SOLANIO. I never heard a passion so confused,
So strange, outrageous, and so variable
As the dog Jew did utter in the streets.
“My daughter, O my ducats, O my daughter!
Fled with a Christian! O my Christian ducats!
Justice, the law, my ducats, and my daughter,
A sealèd bag, two sealèd bags of ducats,
Of double ducats, stol’n from me by my daughter,
And jewels—two stones, two rich and precious
Stol’n by my daughter! Justice! Find the girl!
She hath the stones upon her, and the ducats.”

SALARINO. Why, all the boys in Venice follow him,
Crying “His stones, his daughter, and his ducats.”36

Citing passion, confusion, outrage, and variability, Solanio’s language describes Shylock as exhibiting a ridiculous concoction of emotions.37 The inclusion of the word “strangeness” reveals how Shylock’s identity as a Jew is a crucial contributing factor in the moment’s humor, as the term encompasses both the befuddled nature of the outburst as well as Shylock’s foreignness.38 It is important for audiences to remember his Jewishness to understand that this display is funny39; otherwise, playgoers may sympathize with the violation of filial piety that’s also at stake. As Mary Janell Metzger explains, “Patriarchal authority was divinely ordained… Jessica’s disregard for that authority thus creates the first obstacle to a Christian audience’s expectations of her as a Christian.”40 Turning the attention to Shylock’s behavior instead, this scene refocuses the audience’s judgment from Jessica to her humiliated father.

Solanio makes a similar effort when he describes Shylock as “the dog Jew,” a term that unmistakably conveys derision.41 James Shapiro has explained that “the word Jew had entered into the English vocabulary in the thirteenth century as a catchall term of abuse,” a linguistic development that lasted well through the early modern period.42 The addition of the word “dog” clarifies the insulting nature of Shylock’s Jewishness, though this racial slur is meant to inspire comedic response just as the rest of this scene’s narrative. The fact that “all the boys in Venice follow him,” as Salarino says, further demonstrates the buffoonery associated with Shylock’s emotions, since this diction illustrates not only how the boys in Venice trailed behind Shylock through his public humiliation, taunting him as he moved, but also how they followed his example, imitating his physical and verbal paroxysms.43 The scene being described by Solanio and Salarino links Jewish masculinity with hyper-emotionality. It fits perfectly within the nexus of fabricating Jewish difference, as it is entirely described by Christian characters who construct the hysteria while the audience watches, a meta-demonstration of the invention of Jewish unmanliness in the popular English imagination and the ways that theater both exploited and reinforced such stereotypes.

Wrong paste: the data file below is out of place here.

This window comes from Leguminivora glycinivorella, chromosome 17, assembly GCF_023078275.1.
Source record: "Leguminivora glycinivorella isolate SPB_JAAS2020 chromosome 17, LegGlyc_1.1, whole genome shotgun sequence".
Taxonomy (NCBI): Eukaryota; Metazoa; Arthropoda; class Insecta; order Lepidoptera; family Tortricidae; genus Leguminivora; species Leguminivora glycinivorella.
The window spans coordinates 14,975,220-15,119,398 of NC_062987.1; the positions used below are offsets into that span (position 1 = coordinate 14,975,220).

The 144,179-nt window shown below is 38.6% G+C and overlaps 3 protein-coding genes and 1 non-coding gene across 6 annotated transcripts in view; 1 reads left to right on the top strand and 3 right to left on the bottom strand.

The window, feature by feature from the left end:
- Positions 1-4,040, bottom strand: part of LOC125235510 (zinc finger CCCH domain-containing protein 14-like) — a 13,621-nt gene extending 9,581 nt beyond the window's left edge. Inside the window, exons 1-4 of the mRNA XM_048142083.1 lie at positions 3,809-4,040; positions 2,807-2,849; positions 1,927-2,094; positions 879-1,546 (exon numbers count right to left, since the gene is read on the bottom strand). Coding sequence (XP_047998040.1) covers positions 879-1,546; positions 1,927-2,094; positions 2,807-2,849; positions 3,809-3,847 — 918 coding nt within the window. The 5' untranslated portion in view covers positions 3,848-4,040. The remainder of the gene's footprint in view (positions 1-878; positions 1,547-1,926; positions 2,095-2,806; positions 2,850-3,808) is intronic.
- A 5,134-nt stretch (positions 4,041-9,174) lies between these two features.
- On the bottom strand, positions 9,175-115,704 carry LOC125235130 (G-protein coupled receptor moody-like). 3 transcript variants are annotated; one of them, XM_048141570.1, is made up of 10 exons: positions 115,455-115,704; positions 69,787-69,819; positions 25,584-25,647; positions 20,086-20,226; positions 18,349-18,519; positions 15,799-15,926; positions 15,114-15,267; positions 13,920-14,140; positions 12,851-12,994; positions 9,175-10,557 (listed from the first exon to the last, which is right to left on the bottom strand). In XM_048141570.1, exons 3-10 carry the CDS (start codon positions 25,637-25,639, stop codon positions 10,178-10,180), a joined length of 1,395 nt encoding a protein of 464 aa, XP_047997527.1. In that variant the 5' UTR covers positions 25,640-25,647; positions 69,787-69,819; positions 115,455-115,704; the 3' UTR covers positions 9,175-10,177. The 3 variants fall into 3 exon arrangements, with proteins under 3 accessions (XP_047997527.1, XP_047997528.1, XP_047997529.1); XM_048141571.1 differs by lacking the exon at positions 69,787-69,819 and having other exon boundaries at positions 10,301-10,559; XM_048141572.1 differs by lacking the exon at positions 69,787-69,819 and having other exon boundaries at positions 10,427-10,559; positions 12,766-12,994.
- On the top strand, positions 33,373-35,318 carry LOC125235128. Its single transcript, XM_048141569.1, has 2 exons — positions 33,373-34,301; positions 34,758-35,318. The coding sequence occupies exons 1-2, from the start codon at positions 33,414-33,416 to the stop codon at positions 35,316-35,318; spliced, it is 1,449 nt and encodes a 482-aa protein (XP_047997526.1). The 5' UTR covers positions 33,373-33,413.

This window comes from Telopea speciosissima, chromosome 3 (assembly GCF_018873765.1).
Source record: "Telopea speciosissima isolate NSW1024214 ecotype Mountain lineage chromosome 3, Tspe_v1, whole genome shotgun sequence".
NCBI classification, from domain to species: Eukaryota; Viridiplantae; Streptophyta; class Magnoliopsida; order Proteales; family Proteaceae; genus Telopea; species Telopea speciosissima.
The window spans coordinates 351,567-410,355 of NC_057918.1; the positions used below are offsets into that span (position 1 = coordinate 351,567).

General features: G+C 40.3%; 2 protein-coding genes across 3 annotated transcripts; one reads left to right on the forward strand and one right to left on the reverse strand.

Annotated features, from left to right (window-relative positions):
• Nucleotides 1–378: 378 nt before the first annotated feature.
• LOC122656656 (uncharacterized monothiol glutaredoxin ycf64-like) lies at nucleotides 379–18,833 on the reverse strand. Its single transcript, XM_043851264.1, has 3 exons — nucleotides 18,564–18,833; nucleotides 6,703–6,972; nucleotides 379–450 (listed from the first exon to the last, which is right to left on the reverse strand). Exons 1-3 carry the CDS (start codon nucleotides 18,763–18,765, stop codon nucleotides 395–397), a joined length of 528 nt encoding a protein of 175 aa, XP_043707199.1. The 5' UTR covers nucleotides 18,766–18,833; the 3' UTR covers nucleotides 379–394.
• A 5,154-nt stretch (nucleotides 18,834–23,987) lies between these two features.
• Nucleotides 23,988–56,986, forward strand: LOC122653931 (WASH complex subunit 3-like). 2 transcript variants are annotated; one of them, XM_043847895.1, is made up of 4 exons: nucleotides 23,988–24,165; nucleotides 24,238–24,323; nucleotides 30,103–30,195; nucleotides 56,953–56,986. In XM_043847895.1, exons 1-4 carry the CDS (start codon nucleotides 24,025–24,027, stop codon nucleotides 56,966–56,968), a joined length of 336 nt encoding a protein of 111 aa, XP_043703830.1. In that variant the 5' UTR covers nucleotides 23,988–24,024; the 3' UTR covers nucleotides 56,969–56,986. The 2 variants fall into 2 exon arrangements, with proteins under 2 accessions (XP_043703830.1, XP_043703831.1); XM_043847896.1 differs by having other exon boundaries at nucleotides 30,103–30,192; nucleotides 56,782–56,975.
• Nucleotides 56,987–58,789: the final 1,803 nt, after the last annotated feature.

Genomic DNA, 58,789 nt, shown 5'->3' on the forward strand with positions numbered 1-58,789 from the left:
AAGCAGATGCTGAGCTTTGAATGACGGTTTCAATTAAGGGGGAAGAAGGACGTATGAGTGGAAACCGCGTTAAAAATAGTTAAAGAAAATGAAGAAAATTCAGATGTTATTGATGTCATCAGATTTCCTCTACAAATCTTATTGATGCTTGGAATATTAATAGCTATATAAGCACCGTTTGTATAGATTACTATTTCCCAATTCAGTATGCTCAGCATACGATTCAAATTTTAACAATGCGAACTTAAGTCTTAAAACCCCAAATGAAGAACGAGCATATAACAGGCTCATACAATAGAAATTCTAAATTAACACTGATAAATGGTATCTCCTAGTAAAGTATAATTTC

Emasculating wordplay performs a significant role in the humor of this moment, by way of the heavy-handed catalog of paired losses. “Two sealèd bags,” “double ducats,” “two stones, two rich and precious stones”—there is little left to the imagination in Shylock’s loud, public confession of having been castrated. This admission would have made sense to contemporary audiences who were familiar with the Jewish circumcision ritual but erroneously conflated it with castration. It was widely believed that Jews were marked by a permanent kind of genital mutilation, a signifier of aberration that connected un-Christian practices to diminished manhood.44 Julia Reinhard Lupton has shown that the early modern English were not only aware that Jews were circumcised, but that the circumcision ritual was a major symbol of somatic difference between Christians and the other Abrahamic religions.45 Thus Shylock’s humiliation is wrapped up in gendered ‘funniness’. The exchange between Solanio and Salarino draws out that humor, denigrating Jewish men in public theater, inviting audiences to join in their ridicule, and confirming the shared superiority of Christians over the superseded Jew.